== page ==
Often, in my dealings with the children, I feel I gain some insight into how I might approach God. I mention this because a recent incident with Middle Child (who's name will be withheld) helped me to see a sure and certain path to God's mercy.
Middle Child has it hard sometimes. When he plays with Big Boys, what he considers play... they often consider annoying. When he plays with Little Boys, what he considers play... they often consider bullying. It isn't always hard. It seems to come in waves. A long time will pass without incident and then, suddenly, we can't get through a few hours without a crisis of this sort.
The early part of this week brought an unusually heavy onslaught of such trials for Middle Child. When he was playing with Big Boys, he was constantly screaming in frustration. When he was playing with Little Boys, they were constantly screaming in frustration. It seems screaming is the solution of choice when no solution can be found. Well, I had had quite enough of the screaming. As I tucked him into bed after a particularly bad day, I talked to Middle Child about finding other ways of dealing with his frustrations with the Big Boys and about how he could avoid causing the same frustrations in the Little Boys. He promised to do better the next day.
But the trouble started early the next morning. The first I heard of Middle Child was a frustrated scream. I called him to me and reminded him of his promise to do better. He remembered his promise and seemed sincere in wanting to do better, but within minutes, Little Boys were screaming about Middle Child. I called him back and reminded him again, how he must be considerate to the Little Boys. He remembered again --and promised again, to try harder. The third time it was Middle Child, himself, screaming yet again.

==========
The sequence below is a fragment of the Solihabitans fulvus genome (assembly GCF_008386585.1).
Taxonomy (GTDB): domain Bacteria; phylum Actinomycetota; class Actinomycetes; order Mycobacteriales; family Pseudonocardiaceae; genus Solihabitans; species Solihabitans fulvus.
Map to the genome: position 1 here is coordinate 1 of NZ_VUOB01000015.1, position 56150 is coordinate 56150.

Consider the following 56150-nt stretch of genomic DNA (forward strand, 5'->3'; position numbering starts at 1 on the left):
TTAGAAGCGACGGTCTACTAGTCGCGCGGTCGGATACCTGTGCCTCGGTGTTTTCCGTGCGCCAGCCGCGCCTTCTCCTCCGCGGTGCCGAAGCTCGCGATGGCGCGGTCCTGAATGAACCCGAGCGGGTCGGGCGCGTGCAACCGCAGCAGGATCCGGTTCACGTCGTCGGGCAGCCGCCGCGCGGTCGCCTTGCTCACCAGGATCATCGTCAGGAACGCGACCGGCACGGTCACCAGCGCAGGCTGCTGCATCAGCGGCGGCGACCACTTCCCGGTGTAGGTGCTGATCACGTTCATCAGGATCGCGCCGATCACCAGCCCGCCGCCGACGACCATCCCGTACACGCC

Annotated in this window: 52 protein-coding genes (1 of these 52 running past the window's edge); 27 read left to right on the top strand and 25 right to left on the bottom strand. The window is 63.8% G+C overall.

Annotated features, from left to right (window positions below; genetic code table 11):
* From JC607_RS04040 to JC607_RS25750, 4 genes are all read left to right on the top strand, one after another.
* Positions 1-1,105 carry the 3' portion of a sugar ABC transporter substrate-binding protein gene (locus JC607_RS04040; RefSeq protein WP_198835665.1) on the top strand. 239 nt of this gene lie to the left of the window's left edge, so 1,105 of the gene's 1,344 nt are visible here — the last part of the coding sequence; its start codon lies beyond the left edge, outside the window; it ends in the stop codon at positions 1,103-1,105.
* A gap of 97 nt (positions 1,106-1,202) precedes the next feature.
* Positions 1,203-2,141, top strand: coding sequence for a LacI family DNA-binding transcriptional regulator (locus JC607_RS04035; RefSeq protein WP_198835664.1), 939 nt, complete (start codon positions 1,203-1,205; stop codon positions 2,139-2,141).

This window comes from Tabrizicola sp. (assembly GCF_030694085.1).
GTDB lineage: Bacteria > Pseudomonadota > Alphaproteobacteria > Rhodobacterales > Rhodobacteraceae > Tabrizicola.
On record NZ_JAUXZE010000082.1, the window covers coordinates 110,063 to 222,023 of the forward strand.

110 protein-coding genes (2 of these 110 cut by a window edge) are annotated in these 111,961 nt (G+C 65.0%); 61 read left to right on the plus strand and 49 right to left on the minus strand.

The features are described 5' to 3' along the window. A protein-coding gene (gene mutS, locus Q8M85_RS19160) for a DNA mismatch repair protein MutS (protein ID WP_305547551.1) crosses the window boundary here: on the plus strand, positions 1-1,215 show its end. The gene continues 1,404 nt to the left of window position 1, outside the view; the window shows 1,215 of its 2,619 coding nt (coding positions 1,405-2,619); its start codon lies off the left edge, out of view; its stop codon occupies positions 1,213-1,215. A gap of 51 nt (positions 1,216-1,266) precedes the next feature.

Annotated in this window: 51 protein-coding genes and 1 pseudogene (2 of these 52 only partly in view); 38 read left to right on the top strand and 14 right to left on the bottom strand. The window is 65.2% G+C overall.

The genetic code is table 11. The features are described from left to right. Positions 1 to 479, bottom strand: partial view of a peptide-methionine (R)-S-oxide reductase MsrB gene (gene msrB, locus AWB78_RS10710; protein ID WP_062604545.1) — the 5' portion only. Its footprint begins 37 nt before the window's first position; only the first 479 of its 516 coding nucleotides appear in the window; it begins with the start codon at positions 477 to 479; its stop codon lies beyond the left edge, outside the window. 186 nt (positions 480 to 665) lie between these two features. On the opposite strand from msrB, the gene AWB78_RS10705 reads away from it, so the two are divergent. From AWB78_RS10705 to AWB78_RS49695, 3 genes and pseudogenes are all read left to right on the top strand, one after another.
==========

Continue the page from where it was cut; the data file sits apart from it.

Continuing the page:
The moment I called his name, he burst into the most desperate sounding sobs. He walked slowly towards me turning his fists in his eyes.
"It's not easy. It's not easy," he managed to cry out between the heaving sobs and sighs.
"What is not easy, Middle Child?" I asked.
"Being good," he choked, "I want to be good, but I keep being bad." He took his hands from his eyes, opened them towards me pleadingly, and asked with a crackling voice, "Why do I keep being bad?" It shot me through the heart and melted me completely. I sat on the ground, took him on my lap and just held him a while.
Then, when he seemed consoled, I explained that it isn't easy for any of us. It is hard to be good and we don't always succeed. I told him what matters most is that no matter how often or how badly we fail, we must always be sorry and we must always keep trying.
"That is what I will do." He pronounced firmly and went off to try again. As I watched him go I thought to myself how charming and endearing Middle Child had been at this moment of his failure and I could see how the words of the Psalmist must be true, "The sacrifices of God are a broken spirit. A humble and a contrite heart, O God, Thou wilt not despise (Psalm 51:17)." After all, who could despise such a heart?
I pray that I might have such pure and honest contrition before God for all my failures and such firm resolve for amendment. Always.